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1846 Bradford Map of Indiana

Indiana. - Main View

1846 Bradford Map of Indiana


Illustrates the Wabash and Erie Canal - the longest fabricated structure in the United States.


  1846 (dated)     15 x 12 in (38.1 x 30.48 cm)     1 : 1267200


This is an 1846 Thomas G. Bradford map of Indiana. The map depicts the region from Illinois to Ohio and from Michigan and Lake Michigan to Kentucky. Highly detailed, each county is labeled and shaded a different color for easy differentiation. Numerous cities and towns are labeled, including Evansville, South Bend, Peru, Fort Wayne, and Indianapolis. Several railroads are illustrated, along with an extensive canal system, including the Wabash and Erie Canal.

The Wabash and Erie Canal

Extending from the banks of Lake Erie and Toledo, Ohio over 468 miles to Evansville, Indiana, on the Ohio River, the Wabash and Erie Canal was the longest fabricated structure in the United States and became part of the second-longest canal in the world. Construction of the Wabash and Erie Canal on February 22, 1832, with its grand opening celebrated on July 4, 1843. Due to Indiana's unique topography, engineering innovations were required to successfully complete the project, including swing bridges, systems of counterweights, tumbles, damns, locks, and the development of a concrete that would harden beneath water. A dam was built between 1838 and 1841along the Wabash River in Carrol County. A few local citizen blamed the dam for flooding in the area, took care of the 'problem' themselves by dynamiting the dam on February 9, 1881, destroying the canal boat river crossing, and ending Pittsburg, Indiana's economic boom. The Canal provided an economic boom all along its route, with taverns and other establishments springing up along its banks. Several other canals are also illustrated, including the incredible Indiana Central Canal, which was intended to connect the Wabash and Erie Canal to the Ohio River. Due to the Panic of 1837, however, the state of Indiana suffered financially and had to turn over the canal to its creditors, who stopped construction in 1839.

This map was engraved by George Boynton and published in the 1846 edition of Bradford and Goodrich's A Universal Illustrated Atlas.


Thomas Gamaliel Bradford (1802 - 1887) was born in Boston, Massachusetts, where he worked as an assistant editor for the Encyclopedia Americana. Bradford's first major cartographic work was his revision and subsequent republishing of an important French geography by Adrian Balbi, Abrege de Geographie published in America as Atlas Designed to Illustrate the Abridgment of Universal Geography, Modern and Ancient. Afterwards Bradford revised and expanded this work into his own important contributions to American cartography, the 1838 An Illustrated Atlas Geographical, Statistical and Historical of the United States and Adjacent Countries. Bradford's cartographic work is significant as among the first to record Texas as an independent nation. In his long career as a map publisher Bradford worked with William Davis Ticknor of Boston, Freeman Hunt of New York, Charles De Silver of Philadelphia, John Hinton, George Washington Boynton, and others. We have been able to discover little of Bradford's personal life. More by this mapmaker...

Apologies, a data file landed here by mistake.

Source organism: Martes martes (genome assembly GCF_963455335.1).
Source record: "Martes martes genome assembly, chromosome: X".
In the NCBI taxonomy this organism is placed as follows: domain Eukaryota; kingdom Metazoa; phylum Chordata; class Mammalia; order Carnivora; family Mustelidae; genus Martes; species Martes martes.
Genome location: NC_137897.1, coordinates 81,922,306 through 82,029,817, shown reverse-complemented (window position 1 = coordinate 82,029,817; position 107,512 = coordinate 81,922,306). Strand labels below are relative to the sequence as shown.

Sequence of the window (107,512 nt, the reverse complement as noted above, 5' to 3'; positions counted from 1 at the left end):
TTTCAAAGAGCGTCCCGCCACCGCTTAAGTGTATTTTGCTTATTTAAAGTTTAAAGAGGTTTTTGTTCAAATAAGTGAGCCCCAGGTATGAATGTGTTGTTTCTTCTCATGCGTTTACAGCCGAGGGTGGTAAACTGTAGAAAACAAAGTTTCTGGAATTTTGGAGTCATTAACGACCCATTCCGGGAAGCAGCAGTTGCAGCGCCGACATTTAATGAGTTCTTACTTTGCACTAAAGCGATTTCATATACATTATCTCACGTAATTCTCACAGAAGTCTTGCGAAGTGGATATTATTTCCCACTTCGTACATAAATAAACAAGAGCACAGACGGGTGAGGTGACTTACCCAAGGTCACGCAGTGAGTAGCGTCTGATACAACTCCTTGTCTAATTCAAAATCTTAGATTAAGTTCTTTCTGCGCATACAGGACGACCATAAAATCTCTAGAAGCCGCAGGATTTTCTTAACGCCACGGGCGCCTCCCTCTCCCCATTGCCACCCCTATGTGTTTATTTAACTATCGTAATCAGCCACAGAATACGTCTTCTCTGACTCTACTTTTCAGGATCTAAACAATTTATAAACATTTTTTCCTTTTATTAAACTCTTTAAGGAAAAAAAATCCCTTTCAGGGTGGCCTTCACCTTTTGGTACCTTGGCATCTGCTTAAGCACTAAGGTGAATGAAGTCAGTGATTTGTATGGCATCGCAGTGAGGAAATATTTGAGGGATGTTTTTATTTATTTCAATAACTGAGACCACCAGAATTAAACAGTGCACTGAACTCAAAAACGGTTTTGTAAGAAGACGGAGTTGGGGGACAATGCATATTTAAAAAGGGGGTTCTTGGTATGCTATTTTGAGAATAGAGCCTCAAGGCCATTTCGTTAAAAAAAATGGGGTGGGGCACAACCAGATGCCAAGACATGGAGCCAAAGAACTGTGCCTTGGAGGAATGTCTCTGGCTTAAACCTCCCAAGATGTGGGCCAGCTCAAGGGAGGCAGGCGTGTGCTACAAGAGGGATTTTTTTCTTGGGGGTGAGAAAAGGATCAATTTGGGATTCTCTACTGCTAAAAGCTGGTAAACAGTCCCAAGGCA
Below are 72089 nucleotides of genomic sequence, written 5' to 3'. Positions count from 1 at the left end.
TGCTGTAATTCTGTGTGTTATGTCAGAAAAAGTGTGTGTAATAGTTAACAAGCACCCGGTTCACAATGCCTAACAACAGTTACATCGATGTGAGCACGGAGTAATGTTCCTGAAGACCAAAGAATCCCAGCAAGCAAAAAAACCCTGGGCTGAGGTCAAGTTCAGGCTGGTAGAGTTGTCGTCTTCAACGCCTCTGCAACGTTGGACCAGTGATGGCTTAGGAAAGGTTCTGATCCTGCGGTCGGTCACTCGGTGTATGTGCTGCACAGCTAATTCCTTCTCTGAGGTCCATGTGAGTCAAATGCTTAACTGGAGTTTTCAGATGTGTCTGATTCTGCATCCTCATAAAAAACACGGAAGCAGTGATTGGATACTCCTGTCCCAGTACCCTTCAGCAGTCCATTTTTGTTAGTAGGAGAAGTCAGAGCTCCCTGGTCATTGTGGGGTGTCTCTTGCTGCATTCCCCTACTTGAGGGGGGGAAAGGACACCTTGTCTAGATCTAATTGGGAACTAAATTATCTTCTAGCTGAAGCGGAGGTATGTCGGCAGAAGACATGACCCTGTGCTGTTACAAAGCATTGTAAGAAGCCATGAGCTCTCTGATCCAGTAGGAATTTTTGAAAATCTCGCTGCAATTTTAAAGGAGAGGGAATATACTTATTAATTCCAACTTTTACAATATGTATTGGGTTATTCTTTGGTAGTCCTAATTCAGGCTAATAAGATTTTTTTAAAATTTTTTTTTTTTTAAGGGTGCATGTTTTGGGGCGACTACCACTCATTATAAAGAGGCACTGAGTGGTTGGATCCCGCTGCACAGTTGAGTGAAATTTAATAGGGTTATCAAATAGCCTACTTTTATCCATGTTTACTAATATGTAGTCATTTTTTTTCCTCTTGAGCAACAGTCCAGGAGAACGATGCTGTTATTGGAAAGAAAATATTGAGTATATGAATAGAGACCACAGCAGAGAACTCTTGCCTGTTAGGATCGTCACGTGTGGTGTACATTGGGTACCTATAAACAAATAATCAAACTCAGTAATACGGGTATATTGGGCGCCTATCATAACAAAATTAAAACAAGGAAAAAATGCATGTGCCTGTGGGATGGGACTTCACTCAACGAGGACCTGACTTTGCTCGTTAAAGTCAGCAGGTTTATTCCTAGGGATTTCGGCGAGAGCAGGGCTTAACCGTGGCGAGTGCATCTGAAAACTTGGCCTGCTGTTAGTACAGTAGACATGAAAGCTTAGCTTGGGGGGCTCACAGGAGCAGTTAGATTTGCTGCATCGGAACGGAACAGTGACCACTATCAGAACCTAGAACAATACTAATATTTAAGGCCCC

George Washington Boynton (fl. c. 1830 - 1850) was a Boston based cartographer and map engraver active in the first half of the 19th century. Boynton engraved and compiled maps for numerous publishers including Thomas Bradford, Nathaniel Dearborn, Daniel Adams, and S. G. Goodrich. His most significant work is most likely his engraving of various maps for Bradford's Illustrated Atlas, Geographical, Statistical, and Historical, of the United States and the Adjacent Countries and Universal Illustrated Atlas. He also engraved for the Boston Almanac. In 1835, Boynton is listed as an employee of the Boston Bewick Company, an engraving, stereotype, and printing concern based at no. 47 Court Street, Boston. Little else is known of his life. Learn More...


Bradford, T. G. and Goodrich, S. G., A Universal Illustrated Atlas, exhibiting a Geographical, Statistical, and Historical view of the World, (Boston: Charles D. Strong) 1846.     The Universal Illustrated Atlas is one of the great American atlases of the first half of the 19th century. The atlas was first published in 1838 under the imprint of Charles D. Strong. It replaced and superseded Bradford's earlier smaller format Illustrated Atlas, Geographical, Statistical, and Historical, of the United States and the Adjacent Countries. Numerous reissues of the Universal Illustrated Atlas followed until about 1848. Although there are minor variations between the editions, most contain about 50 maps, the majority of which focus on the United States. Bradford's atlases are significant for recording North America during the Republic of Texas Era. In later editions, particularly the 1846 edition, Bradford illustrates the boom in railroad construction, possibly with the idea that his maps would aid travelers in planning journeys by rail. It was compiled by Thomas Gamaliel Bradford and Samuel Griswold Goodrich with most of the plates engraved by George Washington Boynton (fl. c. 1830 - 1850). Other contributors include Thomas Gordon (1778 - 1848), Fielding Lucas Jr. (1781-1854), Samuel Edward Stiles (1844 - 1901), Sherman and Smith (fl. c. 1829 - 1855), and Horace Thayer (1811 - c. 1874).


Very good. Even overall toning. Light foxing. Blank on verso.


Rumsey 0089.019 (1838 edition).